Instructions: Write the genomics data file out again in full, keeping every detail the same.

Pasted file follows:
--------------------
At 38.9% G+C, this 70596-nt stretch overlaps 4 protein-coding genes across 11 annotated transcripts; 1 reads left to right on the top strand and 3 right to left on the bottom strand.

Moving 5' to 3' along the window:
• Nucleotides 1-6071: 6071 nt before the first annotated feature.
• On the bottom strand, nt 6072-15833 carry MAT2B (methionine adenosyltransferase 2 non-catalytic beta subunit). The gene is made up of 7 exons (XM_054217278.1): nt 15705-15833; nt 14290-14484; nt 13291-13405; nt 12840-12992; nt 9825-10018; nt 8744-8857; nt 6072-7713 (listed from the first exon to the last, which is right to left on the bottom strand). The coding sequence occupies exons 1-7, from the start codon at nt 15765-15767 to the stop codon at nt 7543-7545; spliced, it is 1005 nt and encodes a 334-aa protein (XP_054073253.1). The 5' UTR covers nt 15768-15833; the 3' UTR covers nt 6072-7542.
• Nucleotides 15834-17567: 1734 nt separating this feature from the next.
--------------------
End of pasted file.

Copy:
At 38.9% G+C, this 70596-nt stretch overlaps 4 protein-coding genes across 11 annotated transcripts; 1 reads left to right on the top strand and 3 right to left on the bottom strand.

Moving 5' to 3' along the window:
• Nucleotides 1-6071: 6071 nt before the first annotated feature.
• On the bottom strand, nt 6072-15833 carry MAT2B (methionine adenosyltransferase 2 non-catalytic beta subunit). The gene is made up of 7 exons (XM_054217278.1): nt 15705-15833; nt 14290-14484; nt 13291-13405; nt 12840-12992; nt 9825-10018; nt 8744-8857; nt 6072-7713 (listed from the first exon to the last, which is right to left on the bottom strand). The coding sequence occupies exons 1-7, from the start codon at nt 15765-15767 to the stop codon at nt 7543-7545; spliced, it is 1005 nt and encodes a 334-aa protein (XP_054073253.1). The 5' UTR covers nt 15768-15833; the 3' UTR covers nt 6072-7542.
• Nucleotides 15834-17567: 1734 nt separating this feature from the next.